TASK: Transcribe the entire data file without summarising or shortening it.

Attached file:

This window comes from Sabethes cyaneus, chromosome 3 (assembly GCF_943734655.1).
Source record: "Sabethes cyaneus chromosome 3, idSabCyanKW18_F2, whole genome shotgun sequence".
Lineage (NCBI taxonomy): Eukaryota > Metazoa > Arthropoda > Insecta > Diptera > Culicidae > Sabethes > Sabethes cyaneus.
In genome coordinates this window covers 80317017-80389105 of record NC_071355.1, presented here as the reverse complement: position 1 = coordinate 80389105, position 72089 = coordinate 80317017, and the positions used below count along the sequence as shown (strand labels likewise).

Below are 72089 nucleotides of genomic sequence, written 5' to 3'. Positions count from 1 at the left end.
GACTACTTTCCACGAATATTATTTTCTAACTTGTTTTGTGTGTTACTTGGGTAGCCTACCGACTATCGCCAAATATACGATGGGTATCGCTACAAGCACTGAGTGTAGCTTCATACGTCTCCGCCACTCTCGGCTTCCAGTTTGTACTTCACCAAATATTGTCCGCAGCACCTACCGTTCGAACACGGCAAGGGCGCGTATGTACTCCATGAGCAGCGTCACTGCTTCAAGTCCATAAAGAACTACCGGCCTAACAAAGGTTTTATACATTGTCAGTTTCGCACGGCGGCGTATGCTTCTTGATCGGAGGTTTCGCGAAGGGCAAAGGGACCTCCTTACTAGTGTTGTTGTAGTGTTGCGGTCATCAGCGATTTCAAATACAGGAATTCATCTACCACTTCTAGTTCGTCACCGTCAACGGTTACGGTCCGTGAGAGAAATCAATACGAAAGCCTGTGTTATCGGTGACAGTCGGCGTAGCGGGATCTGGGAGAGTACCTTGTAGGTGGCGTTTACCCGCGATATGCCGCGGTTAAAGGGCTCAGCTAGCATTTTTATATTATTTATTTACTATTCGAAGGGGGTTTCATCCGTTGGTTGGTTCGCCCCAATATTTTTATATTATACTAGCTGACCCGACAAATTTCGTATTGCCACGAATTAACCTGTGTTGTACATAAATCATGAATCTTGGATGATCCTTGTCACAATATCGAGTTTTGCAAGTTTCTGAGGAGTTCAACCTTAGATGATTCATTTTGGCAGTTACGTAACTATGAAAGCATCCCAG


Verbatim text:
This window comes from Sabethes cyaneus, chromosome 3 (assembly GCF_943734655.1).
Source record: "Sabethes cyaneus chromosome 3, idSabCyanKW18_F2, whole genome shotgun sequence".
Lineage (NCBI taxonomy): Eukaryota > Metazoa > Arthropoda > Insecta > Diptera > Culicidae > Sabethes > Sabethes cyaneus.
In genome coordinates this window covers 80317017-80389105 of record NC_071355.1, presented here as the reverse complement: position 1 = coordinate 80389105, position 72089 = coordinate 80317017, and the positions used below count along the sequence as shown (strand labels likewise).

Below are 72089 nucleotides of genomic sequence, written 5' to 3'. Positions count from 1 at the left end.
GACTACTTTCCACGAATATTATTTTCTAACTTGTTTTGTGTGTTACTTGGGTAGCCTACCGACTATCGCCAAATATACGATGGGTATCGCTACAAGCACTGAGTGTAGCTTCATACGTCTCCGCCACTCTCGGCTTCCAGTTTGTACTTCACCAAATATTGTCCGCAGCACCTACCGTTCGAACACGGCAAGGGCGCGTATGTACTCCATGAGCAGCGTCACTGCTTCAAGTCCATAAAGAACTACCGGCCTAACAAAGGTTTTATACATTGTCAGTTTCGCACGGCGGCGTATGCTTCTTGATCGGAGGTTTCGCGAAGGGCAAAGGGACCTCCTTACTAGTGTTGTTGTAGTGTTGCGGTCATCAGCGATTTCAAATACAGGAATTCATCTACCACTTCTAGTTCGTCACCGTCAACGGTTACGGTCCGTGAGAGAAATCAATACGAAAGCCTGTGTTATCGGTGACAGTCGGCGTAGCGGGATCTGGGAGAGTACCTTGTAGGTGGCGTTTACCCGCGATATGCCGCGGTTAAAGGGCTCAGCTAGCATTTTTATATTATTTATTTACTATTCGAAGGGGGTTTCATCCGTTGGTTGGTTCGCCCCAATATTTTTATATTATACTAGCTGACCCGACAAATTTCGTATTGCCACGAATTAACCTGTGTTGTACATAAATCATGAATCTTGGATGATCCTTGTCACAATATCGAGTTTTGCAAGTTTCTGAGGAGTTCAACCTTAGATGATTCATTTTGGCAGTTACGTAACTATGAAAGCATCCCAG